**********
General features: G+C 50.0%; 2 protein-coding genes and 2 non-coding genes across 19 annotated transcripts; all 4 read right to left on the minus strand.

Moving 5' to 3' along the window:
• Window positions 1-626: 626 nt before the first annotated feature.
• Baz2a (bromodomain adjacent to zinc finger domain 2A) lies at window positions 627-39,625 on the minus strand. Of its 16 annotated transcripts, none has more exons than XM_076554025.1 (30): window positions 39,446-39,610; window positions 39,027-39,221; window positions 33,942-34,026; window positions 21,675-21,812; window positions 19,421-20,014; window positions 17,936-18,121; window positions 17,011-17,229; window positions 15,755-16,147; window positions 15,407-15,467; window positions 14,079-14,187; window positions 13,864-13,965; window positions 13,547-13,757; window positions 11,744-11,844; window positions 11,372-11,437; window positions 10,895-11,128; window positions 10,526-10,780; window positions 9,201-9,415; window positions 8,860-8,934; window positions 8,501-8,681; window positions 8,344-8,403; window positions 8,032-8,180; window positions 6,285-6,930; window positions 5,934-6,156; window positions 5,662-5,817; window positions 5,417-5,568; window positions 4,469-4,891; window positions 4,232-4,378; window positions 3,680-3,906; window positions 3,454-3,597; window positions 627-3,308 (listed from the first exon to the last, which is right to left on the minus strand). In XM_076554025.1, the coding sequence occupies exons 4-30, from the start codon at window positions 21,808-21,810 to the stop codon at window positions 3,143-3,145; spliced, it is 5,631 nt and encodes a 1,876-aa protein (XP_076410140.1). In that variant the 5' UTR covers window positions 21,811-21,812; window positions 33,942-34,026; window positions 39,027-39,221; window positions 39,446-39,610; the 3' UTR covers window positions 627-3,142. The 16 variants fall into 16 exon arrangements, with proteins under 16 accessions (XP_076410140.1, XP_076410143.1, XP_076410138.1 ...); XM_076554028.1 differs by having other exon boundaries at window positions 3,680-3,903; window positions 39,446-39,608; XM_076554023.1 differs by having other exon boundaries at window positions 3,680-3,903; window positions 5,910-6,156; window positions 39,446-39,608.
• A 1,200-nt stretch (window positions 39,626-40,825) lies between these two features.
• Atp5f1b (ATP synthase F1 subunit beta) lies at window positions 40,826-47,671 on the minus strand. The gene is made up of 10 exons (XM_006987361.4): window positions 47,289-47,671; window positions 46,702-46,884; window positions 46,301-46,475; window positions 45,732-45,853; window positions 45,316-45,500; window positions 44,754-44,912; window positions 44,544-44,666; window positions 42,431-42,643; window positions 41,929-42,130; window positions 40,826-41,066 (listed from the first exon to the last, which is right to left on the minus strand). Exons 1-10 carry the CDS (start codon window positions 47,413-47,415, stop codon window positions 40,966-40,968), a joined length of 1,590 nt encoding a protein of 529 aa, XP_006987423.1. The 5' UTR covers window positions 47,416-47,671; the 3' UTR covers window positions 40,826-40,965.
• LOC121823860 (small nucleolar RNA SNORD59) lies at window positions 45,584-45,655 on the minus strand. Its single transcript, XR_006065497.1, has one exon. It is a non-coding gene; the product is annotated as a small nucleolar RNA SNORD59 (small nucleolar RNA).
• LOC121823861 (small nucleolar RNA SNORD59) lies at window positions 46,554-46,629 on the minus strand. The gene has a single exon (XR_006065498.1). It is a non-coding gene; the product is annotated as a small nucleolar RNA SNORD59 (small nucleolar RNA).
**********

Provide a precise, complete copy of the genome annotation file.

General features: G+C 50.0%; 2 protein-coding genes and 2 non-coding genes across 19 annotated transcripts; all 4 read right to left on the minus strand.

Moving 5' to 3' along the window:
• Window positions 1-626: 626 nt before the first annotated feature.
• Baz2a (bromodomain adjacent to zinc finger domain 2A) lies at window positions 627-39,625 on the minus strand. Of its 16 annotated transcripts, none has more exons than XM_076554025.1 (30): window positions 39,446-39,610; window positions 39,027-39,221; window positions 33,942-34,026; window positions 21,675-21,812; window positions 19,421-20,014; window positions 17,936-18,121; window positions 17,011-17,229; window positions 15,755-16,147; window positions 15,407-15,467; window positions 14,079-14,187; window positions 13,864-13,965; window positions 13,547-13,757; window positions 11,744-11,844; window positions 11,372-11,437; window positions 10,895-11,128; window positions 10,526-10,780; window positions 9,201-9,415; window positions 8,860-8,934; window positions 8,501-8,681; window positions 8,344-8,403; window positions 8,032-8,180; window positions 6,285-6,930; window positions 5,934-6,156; window positions 5,662-5,817; window positions 5,417-5,568; window positions 4,469-4,891; window positions 4,232-4,378; window positions 3,680-3,906; window positions 3,454-3,597; window positions 627-3,308 (listed from the first exon to the last, which is right to left on the minus strand). In XM_076554025.1, the coding sequence occupies exons 4-30, from the start codon at window positions 21,808-21,810 to the stop codon at window positions 3,143-3,145; spliced, it is 5,631 nt and encodes a 1,876-aa protein (XP_076410140.1). In that variant the 5' UTR covers window positions 21,811-21,812; window positions 33,942-34,026; window positions 39,027-39,221; window positions 39,446-39,610; the 3' UTR covers window positions 627-3,142. The 16 variants fall into 16 exon arrangements, with proteins under 16 accessions (XP_076410140.1, XP_076410143.1, XP_076410138.1 ...); XM_076554028.1 differs by having other exon boundaries at window positions 3,680-3,903; window positions 39,446-39,608; XM_076554023.1 differs by having other exon boundaries at window positions 3,680-3,903; window positions 5,910-6,156; window positions 39,446-39,608.
• A 1,200-nt stretch (window positions 39,626-40,825) lies between these two features.
• Atp5f1b (ATP synthase F1 subunit beta) lies at window positions 40,826-47,671 on the minus strand. The gene is made up of 10 exons (XM_006987361.4): window positions 47,289-47,671; window positions 46,702-46,884; window positions 46,301-46,475; window positions 45,732-45,853; window positions 45,316-45,500; window positions 44,754-44,912; window positions 44,544-44,666; window positions 42,431-42,643; window positions 41,929-42,130; window positions 40,826-41,066 (listed from the first exon to the last, which is right to left on the minus strand). Exons 1-10 carry the CDS (start codon window positions 47,413-47,415, stop codon window positions 40,966-40,968), a joined length of 1,590 nt encoding a protein of 529 aa, XP_006987423.1. The 5' UTR covers window positions 47,416-47,671; the 3' UTR covers window positions 40,826-40,965.
• LOC121823860 (small nucleolar RNA SNORD59) lies at window positions 45,584-45,655 on the minus strand. Its single transcript, XR_006065497.1, has one exon. It is a non-coding gene; the product is annotated as a small nucleolar RNA SNORD59 (small nucleolar RNA).
• LOC121823861 (small nucleolar RNA SNORD59) lies at window positions 46,554-46,629 on the minus strand. The gene has a single exon (XR_006065498.1). It is a non-coding gene; the product is annotated as a small nucleolar RNA SNORD59 (small nucleolar RNA).